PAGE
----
Whether you wore elbow- and knee-pads, used hand signals, and had a caution flag while riding your tricycle as a 5-year-old or have precious cargo like a spouse and kids to care for as a 35 (45, 55, 65…)-year-old, we have great news for you:
The Insurance Institute for Highway Safety (IIHS) has made its requirements for earning a “Top Safety Pick +” classification more stringent. Much more stringent.
There’s a New Category in Town…
That’s right. The industry’s cracking down. Design is nice. Sleek is cool. Gadgets are fun. But let’s admit it: whether you’re a hypochondriac or you just appreciate that’s life’s a blessing, there’s only one thing that a car MUST do, and it’s NOT show you a movie or warm your buns while you ride; it’s getting you there, safely, every time—no matter where “there” is.
The IIHS knows this, which is why their new standards are asking manufacturers to make cars with the words “precious cargo” in mind.
And the IIHS have good reason for putting their finger in the pie. Accident-related deaths on American roads are climbing, reaching a record high for the past decade in 2016, according to the National Highway Traffic Safety Administration.
Why so many more deaths? The IIHS President suggests the improved economy. Nathan Bomey of USA Today suggests distracted driving, and we’re with him. We’ve seen it all, and we know you have, too: people talking and driving… texting and driving… reading and driving… drinking and driving… shaving and driving…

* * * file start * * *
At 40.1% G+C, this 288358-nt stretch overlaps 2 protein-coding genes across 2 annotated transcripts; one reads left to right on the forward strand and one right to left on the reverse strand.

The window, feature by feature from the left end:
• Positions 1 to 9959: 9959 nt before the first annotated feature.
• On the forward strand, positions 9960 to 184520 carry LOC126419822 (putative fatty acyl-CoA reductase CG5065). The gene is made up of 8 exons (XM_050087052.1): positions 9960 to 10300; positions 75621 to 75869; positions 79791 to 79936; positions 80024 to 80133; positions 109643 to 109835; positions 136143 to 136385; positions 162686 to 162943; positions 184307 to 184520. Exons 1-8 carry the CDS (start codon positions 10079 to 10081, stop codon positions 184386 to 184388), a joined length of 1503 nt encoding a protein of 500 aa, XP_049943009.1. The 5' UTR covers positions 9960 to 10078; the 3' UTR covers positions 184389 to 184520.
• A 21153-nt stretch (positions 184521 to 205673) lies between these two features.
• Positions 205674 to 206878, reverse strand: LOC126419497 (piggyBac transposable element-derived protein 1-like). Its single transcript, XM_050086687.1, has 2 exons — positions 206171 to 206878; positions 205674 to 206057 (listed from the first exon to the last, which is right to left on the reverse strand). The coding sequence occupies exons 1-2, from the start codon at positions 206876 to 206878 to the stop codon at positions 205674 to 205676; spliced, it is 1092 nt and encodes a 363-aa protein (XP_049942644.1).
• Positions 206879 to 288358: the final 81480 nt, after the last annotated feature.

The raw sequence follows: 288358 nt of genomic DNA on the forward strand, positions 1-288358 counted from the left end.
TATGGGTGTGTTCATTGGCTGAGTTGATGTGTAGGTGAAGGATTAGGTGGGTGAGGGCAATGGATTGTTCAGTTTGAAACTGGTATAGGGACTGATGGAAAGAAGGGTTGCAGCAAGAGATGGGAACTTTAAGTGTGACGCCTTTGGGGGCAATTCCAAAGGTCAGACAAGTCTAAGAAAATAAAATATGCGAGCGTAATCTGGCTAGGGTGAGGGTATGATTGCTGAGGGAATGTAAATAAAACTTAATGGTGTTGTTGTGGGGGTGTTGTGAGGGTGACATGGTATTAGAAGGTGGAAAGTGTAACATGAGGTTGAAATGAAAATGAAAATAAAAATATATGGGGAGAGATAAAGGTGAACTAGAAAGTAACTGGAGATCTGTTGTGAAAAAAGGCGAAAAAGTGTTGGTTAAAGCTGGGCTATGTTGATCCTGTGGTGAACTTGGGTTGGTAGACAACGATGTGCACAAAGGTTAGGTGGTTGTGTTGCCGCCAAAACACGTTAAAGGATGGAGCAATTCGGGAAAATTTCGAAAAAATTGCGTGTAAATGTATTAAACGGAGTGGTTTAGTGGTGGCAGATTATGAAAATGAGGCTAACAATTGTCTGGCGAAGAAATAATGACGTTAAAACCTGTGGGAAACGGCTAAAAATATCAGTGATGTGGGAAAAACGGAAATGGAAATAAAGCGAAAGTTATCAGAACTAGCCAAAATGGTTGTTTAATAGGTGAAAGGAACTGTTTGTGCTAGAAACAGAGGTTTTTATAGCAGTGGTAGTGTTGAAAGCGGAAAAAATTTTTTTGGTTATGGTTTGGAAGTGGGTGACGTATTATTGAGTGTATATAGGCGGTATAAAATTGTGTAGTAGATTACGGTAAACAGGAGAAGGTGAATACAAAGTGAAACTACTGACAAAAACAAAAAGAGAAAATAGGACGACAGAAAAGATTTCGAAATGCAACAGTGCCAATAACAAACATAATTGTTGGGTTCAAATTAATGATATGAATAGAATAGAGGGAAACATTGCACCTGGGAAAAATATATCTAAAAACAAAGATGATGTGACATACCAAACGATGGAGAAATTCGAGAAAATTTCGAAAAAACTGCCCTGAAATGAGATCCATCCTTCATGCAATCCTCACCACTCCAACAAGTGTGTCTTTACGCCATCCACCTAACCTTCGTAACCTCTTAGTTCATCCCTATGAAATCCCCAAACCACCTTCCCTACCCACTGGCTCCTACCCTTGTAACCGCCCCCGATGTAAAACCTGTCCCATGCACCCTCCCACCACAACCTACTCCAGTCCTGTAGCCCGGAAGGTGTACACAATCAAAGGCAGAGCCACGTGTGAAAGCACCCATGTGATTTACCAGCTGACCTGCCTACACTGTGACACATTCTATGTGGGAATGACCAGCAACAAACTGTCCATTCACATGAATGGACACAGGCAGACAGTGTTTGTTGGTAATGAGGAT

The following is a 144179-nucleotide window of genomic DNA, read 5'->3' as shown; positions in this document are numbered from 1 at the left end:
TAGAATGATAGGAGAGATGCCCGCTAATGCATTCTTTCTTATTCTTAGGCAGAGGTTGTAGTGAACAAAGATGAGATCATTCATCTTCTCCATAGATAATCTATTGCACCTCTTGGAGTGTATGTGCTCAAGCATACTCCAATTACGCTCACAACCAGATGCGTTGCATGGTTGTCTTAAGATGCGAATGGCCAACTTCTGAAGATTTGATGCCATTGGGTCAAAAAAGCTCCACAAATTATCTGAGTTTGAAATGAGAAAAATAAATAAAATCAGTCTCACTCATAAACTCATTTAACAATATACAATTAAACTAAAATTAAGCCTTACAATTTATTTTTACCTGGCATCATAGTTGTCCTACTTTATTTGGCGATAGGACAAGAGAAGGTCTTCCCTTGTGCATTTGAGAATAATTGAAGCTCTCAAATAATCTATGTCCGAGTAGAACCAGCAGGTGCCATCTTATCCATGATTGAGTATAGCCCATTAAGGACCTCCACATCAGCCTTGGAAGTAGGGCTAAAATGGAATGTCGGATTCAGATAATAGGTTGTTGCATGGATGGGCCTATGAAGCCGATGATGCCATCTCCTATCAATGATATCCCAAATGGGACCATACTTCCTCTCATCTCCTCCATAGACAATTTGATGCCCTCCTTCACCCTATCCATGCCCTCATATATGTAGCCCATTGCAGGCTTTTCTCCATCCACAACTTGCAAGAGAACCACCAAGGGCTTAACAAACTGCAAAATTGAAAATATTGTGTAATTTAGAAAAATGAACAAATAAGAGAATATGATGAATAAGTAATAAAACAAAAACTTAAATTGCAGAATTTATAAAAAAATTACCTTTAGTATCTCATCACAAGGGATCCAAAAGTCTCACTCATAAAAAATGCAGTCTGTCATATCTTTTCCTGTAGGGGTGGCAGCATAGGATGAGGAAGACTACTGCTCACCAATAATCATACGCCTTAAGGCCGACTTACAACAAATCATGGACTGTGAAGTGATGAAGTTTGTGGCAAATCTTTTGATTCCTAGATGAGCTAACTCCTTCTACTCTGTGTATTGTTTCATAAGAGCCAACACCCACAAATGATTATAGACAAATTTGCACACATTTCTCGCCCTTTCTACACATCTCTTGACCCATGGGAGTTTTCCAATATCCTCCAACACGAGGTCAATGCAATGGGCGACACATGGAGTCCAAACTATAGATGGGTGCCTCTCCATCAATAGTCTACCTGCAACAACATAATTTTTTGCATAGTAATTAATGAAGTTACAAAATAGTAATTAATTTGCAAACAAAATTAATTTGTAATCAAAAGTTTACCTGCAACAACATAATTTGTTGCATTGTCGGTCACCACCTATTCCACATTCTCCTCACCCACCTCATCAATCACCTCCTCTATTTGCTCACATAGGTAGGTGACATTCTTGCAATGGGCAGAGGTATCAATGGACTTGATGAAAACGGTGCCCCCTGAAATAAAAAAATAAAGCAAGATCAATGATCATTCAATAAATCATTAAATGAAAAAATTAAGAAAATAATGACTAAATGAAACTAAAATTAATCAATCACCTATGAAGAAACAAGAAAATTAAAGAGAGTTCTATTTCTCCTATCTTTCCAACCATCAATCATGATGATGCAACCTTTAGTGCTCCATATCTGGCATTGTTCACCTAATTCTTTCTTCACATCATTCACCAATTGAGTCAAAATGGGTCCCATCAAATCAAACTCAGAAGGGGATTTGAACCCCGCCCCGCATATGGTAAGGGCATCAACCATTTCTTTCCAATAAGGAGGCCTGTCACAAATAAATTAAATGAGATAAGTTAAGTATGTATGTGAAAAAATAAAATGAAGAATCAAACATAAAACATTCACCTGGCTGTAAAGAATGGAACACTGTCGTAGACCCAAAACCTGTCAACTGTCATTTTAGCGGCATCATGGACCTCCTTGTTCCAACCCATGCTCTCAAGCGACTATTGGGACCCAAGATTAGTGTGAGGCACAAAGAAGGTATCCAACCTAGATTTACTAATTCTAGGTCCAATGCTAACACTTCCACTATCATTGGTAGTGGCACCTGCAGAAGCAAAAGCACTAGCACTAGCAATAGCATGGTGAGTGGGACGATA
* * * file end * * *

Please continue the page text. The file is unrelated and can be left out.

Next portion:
The IIHS sees it, too, and they’re asking manufacturers to combat the exponentially dangerous driving habits of modern drivers with equally exponentially safety-conscious engineers and designers of modern vehicles.
There’s a new, more rigorous crash test that cars must undergo. And another of the pet projects of the IIHS? Making headlights safer, and a good thing, too. (We just read about another driver whose car burst into flames after it flipped due to a swerving driver who “didn’t see the deer in the road until it was too late.”) The IIHS wants to ensure that designers aren’t the only ones with a say in the position of the headlights. Therefore, to earn a “Top Safety Pick +” rating overall, a vehicle must earn at least a “good” rating on headlights.
The IIHS wants to caution you: almost all of the cars so far on their “Top Safety Pick +” list (which is not exhaustive considering they haven’t yet tested all 2018 models) only meet “Safety +” requirements with optional equipment. This means that, if you buy the basic model, you will NOT be purchasing a top safety-rated vehicle.
That’s a Rip-off, Right?
Don’t kill the messenger. IIHS is not here to slick back their hair with styling gel and get you to buy the expensive optional stuff; they’re only in it to report what to buy from the manufacturers that will keep you safe. If you want to know what base models are safest versus what optimized models, you’ll have to ask them.
But enough small talk. You want the list, and we want to give it to you. Here are the only 15 cars so far to make the “+” rating for 2018 models:
Top Safety Pick + Models in Alphabetical Order
- BMW 5 series
- Genesis G80
- Genesis G90
- Hyundai Santa Fe
- Hyundai Santa Fe Sport
- Kia Forte (sedan only)
- Kia Soul
- Lincoln Continental
- Mercedes-Benz E-Class (sedan only)
- Mercedes-Benz GLC
- Subaru Impreza
- Subaru WRX
- Subaru Legacy
- Subaru Outback
- Toyota Camry
There you have it. Want to keep the tots safe? The spouse? The pet? The bestie? Yourself? The IIHS says these may be the models for you… at least pending further testing on other ’18 models. Which would you choose?